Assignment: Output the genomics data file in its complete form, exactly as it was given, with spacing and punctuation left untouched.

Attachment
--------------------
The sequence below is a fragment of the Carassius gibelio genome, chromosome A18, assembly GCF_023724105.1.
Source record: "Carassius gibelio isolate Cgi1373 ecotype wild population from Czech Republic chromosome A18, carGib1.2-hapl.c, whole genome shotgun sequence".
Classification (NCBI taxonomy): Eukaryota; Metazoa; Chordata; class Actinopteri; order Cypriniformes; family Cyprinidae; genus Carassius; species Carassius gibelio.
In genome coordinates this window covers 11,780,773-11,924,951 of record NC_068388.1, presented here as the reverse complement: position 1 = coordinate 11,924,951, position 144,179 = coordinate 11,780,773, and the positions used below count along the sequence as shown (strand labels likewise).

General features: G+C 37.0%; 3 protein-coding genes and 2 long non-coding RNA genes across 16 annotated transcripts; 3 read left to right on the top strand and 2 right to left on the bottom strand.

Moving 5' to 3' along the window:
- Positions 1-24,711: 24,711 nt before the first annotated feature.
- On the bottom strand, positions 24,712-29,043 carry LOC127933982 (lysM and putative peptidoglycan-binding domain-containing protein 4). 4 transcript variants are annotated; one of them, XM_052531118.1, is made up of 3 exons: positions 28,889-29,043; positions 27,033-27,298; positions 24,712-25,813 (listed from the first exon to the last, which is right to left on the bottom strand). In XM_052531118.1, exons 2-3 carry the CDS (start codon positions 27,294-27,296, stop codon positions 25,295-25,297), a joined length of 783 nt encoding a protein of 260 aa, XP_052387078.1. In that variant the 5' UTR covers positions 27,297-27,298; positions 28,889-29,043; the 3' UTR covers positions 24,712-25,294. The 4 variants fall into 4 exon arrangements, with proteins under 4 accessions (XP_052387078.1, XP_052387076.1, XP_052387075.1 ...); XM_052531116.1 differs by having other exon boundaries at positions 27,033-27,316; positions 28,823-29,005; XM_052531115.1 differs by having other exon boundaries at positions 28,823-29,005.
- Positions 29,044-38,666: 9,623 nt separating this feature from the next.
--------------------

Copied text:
The sequence below is a fragment of the Carassius gibelio genome, chromosome A18, assembly GCF_023724105.1.
Source record: "Carassius gibelio isolate Cgi1373 ecotype wild population from Czech Republic chromosome A18, carGib1.2-hapl.c, whole genome shotgun sequence".
Classification (NCBI taxonomy): Eukaryota; Metazoa; Chordata; class Actinopteri; order Cypriniformes; family Cyprinidae; genus Carassius; species Carassius gibelio.
In genome coordinates this window covers 11,780,773-11,924,951 of record NC_068388.1, presented here as the reverse complement: position 1 = coordinate 11,924,951, position 144,179 = coordinate 11,780,773, and the positions used below count along the sequence as shown (strand labels likewise).

General features: G+C 37.0%; 3 protein-coding genes and 2 long non-coding RNA genes across 16 annotated transcripts; 3 read left to right on the top strand and 2 right to left on the bottom strand.

Moving 5' to 3' along the window:
- Positions 1-24,711: 24,711 nt before the first annotated feature.
- On the bottom strand, positions 24,712-29,043 carry LOC127933982 (lysM and putative peptidoglycan-binding domain-containing protein 4). 4 transcript variants are annotated; one of them, XM_052531118.1, is made up of 3 exons: positions 28,889-29,043; positions 27,033-27,298; positions 24,712-25,813 (listed from the first exon to the last, which is right to left on the bottom strand). In XM_052531118.1, exons 2-3 carry the CDS (start codon positions 27,294-27,296, stop codon positions 25,295-25,297), a joined length of 783 nt encoding a protein of 260 aa, XP_052387078.1. In that variant the 5' UTR covers positions 27,297-27,298; positions 28,889-29,043; the 3' UTR covers positions 24,712-25,294. The 4 variants fall into 4 exon arrangements, with proteins under 4 accessions (XP_052387078.1, XP_052387076.1, XP_052387075.1 ...); XM_052531116.1 differs by having other exon boundaries at positions 27,033-27,316; positions 28,823-29,005; XM_052531115.1 differs by having other exon boundaries at positions 28,823-29,005.
- Positions 29,044-38,666: 9,623 nt separating this feature from the next.